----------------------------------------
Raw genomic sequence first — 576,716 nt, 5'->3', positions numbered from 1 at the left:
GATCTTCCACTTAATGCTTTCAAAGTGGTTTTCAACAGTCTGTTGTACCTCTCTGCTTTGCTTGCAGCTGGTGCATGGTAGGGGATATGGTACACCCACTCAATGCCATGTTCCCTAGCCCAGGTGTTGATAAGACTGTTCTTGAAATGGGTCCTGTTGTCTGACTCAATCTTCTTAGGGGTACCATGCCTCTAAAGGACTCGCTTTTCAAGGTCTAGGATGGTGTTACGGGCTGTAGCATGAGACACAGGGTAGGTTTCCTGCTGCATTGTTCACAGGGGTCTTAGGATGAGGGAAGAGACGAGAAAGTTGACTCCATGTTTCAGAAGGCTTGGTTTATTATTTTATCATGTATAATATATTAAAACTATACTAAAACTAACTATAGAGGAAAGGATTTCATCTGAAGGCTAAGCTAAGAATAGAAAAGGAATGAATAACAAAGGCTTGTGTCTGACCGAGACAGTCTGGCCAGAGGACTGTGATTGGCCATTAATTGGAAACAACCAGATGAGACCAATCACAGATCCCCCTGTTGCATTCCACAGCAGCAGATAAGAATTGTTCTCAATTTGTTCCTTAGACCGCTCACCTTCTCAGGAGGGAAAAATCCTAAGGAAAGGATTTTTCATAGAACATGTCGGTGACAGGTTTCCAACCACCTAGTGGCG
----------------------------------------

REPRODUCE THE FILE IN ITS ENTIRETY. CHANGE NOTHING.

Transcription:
Raw genomic sequence first — 576,716 nt, 5'->3', positions numbered from 1 at the left:
GATCTTCCACTTAATGCTTTCAAAGTGGTTTTCAACAGTCTGTTGTACCTCTCTGCTTTGCTTGCAGCTGGTGCATGGTAGGGGATATGGTACACCCACTCAATGCCATGTTCCCTAGCCCAGGTGTTGATAAGACTGTTCTTGAAATGGGTCCTGTTGTCTGACTCAATCTTCTTAGGGGTACCATGCCTCTAAAGGACTCGCTTTTCAAGGTCTAGGATGGTGTTACGGGCTGTAGCATGAGACACAGGGTAGGTTTCCTGCTGCATTGTTCACAGGGGTCTTAGGATGAGGGAAGAGACGAGAAAGTTGACTCCATGTTTCAGAAGGCTTGGTTTATTATTTTATCATGTATAATATATTAAAACTATACTAAAACTAACTATAGAGGAAAGGATTTCATCTGAAGGCTAAGCTAAGAATAGAAAAGGAATGAATAACAAAGGCTTGTGTCTGACCGAGACAGTCTGGCCAGAGGACTGTGATTGGCCATTAATTGGAAACAACCAGATGAGACCAATCACAGATCCCCCTGTTGCATTCCACAGCAGCAGATAAGAATTGTTCTCAATTTGTTCCTTAGACCGCTCACCTTCTCAGGAGGGAAAAATCCTAAGGAAAGGATTTTTCATAGAACATGTCGGTGACAGGTTTCCAACCACCTAGTGGCG